Dear Miss Manners: I am looking for an appropriate way to uninvite someone to a corporate event. The guest list has been revised, and I need to uninvite five guests.

Gentle Reader: If this were a social function, Miss Manners would have to tell you that there is no polite way to rescind a proffered invitation. In contrast, revising the list of attendees to a work meeting carries no such ban.

It seems clear that the event in question blurs the boundary between professional and private life. Your only hope is to reassert the distinction.

This will be easier to do if the uninvitees are employees who were "working" the event, since you may be able to suggest that their workload is being reduced. If, however, you have spent the past few months telling everyone that this event is fun and not work — or if these are outside guests — you would do better to locate five more chairs.

Mom's the 'boss'

Dear Miss Manners: I work with my mother, who happens to be my "boss." How should I address her in the workplace?

Gentle Reader: Address her as you would an employer who did not rear you, which among other things, Miss Manners points out, means omitting those quotation marks.

No party, but send gifts

Dear Miss Manners: We have a super busy year with a wedding and grad party, but my daughter wants to skip a grad party because it, like the wedding, would require all of our family to travel.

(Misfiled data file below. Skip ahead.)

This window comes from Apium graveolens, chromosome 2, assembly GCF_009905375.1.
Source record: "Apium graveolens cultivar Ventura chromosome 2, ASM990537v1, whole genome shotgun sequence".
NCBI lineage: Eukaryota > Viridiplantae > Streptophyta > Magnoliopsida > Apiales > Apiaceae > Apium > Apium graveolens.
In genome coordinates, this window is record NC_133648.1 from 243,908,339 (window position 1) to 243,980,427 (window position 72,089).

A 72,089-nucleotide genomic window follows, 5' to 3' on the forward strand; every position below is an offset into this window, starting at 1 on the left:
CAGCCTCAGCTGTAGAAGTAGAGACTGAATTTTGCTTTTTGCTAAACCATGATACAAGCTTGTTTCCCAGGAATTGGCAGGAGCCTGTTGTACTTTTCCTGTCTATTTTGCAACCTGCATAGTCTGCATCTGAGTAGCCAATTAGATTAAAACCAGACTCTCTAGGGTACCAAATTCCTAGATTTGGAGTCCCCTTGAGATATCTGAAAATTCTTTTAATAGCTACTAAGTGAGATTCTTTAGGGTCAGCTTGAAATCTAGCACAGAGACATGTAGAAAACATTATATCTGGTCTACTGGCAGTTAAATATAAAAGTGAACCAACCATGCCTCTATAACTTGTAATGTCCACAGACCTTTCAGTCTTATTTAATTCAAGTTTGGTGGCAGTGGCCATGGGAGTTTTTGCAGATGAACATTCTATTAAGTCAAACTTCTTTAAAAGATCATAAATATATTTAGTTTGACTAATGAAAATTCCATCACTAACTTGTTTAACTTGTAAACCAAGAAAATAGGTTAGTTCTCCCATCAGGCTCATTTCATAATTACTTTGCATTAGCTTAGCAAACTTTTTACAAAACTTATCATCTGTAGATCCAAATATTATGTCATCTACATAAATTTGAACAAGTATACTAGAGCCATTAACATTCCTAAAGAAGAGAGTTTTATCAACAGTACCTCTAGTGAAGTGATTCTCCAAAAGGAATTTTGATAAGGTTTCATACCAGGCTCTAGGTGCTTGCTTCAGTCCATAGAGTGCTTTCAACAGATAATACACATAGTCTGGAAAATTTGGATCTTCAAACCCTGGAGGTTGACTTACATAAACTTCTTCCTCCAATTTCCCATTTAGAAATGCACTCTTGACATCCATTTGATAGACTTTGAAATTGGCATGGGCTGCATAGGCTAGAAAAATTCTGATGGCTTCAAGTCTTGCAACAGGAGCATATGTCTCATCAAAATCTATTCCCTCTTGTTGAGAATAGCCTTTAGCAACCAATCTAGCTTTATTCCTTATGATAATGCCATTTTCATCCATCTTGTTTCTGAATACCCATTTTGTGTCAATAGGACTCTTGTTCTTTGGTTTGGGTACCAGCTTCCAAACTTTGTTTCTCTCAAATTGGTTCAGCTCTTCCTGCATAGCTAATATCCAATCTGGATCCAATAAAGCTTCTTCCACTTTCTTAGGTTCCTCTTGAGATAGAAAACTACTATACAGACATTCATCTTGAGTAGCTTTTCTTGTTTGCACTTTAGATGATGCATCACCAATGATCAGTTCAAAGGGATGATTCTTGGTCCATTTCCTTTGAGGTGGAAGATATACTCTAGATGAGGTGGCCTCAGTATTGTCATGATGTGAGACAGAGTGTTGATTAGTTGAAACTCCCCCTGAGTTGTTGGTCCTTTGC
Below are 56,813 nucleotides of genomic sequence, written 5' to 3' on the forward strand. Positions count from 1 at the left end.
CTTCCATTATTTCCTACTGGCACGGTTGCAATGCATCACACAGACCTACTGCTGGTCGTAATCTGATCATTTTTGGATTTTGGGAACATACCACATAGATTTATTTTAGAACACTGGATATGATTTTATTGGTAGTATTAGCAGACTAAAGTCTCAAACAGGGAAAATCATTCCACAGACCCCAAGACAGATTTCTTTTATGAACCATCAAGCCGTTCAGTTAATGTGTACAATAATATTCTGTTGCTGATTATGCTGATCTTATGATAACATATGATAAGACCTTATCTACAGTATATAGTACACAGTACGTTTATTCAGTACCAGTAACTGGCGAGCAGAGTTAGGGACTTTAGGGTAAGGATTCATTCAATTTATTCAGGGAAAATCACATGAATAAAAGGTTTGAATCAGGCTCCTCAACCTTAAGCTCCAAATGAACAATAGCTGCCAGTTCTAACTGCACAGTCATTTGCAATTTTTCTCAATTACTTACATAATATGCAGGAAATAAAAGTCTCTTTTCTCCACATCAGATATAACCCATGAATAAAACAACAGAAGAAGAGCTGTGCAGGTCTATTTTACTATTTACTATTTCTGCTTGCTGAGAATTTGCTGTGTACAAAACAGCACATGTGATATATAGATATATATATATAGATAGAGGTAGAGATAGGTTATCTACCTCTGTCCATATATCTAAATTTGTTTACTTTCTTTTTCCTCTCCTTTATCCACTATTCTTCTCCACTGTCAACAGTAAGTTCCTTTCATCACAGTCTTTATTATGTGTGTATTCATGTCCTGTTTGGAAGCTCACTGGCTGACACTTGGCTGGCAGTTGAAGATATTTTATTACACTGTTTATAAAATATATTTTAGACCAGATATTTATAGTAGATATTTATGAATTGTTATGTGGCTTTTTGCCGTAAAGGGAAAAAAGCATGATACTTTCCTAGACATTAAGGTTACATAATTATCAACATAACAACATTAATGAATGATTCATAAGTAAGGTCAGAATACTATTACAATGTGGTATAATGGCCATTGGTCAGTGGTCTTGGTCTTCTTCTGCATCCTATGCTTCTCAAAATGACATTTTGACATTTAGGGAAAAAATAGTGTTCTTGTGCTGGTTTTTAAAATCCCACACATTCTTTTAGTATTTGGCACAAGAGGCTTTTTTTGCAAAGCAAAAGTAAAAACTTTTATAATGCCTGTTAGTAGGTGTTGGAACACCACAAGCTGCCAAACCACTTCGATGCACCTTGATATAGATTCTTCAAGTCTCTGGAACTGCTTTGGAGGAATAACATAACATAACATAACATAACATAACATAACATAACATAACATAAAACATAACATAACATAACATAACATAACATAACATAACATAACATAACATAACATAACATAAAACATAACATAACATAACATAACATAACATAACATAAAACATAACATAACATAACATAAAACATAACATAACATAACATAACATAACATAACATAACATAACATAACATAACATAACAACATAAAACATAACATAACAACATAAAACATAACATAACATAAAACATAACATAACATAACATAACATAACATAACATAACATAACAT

But I want to acknowledge her graduation and hope that people would still send a gift.

Is there a way to word this appropriately on a card? "Our daughter is graduating, but we want to save you the travel, but please acknowledge her anyway." Just kidding, what is the best way to handle this?

Gentle Reader: Of course Miss Manners understands that you are kidding. How could there be a polite way to tell people that you are doing them a favor by not offering to entertain them, but that they should not consider that an excuse to skip rewarding your daughter for finishing school?

Changing the subject

Dear Miss Manners: People often ask what I do for a living, and when I reply, they say, "Oh! You must love that!"

I do not like my job, nor do I like talking about it. When I give the answer, "No, not really," they insist on knowing why that could possibly be, and then try to point out the merits of my job.

How can I fend off the questions and avoid this topic of conversation?

Gentle Reader: By resisting the temptation to give a leading answer. Miss Manners suggests keeping your answer short — "yes" — and changing the subject. But if you prefer to avoid a white lie, answer a different question. Nod your head distractedly and reply, "Ah, yes," while thinking — but not saying — "I can see how you would think that."

"Miss Manners" is Judith Martin of the Washington Post. Send questions to her website,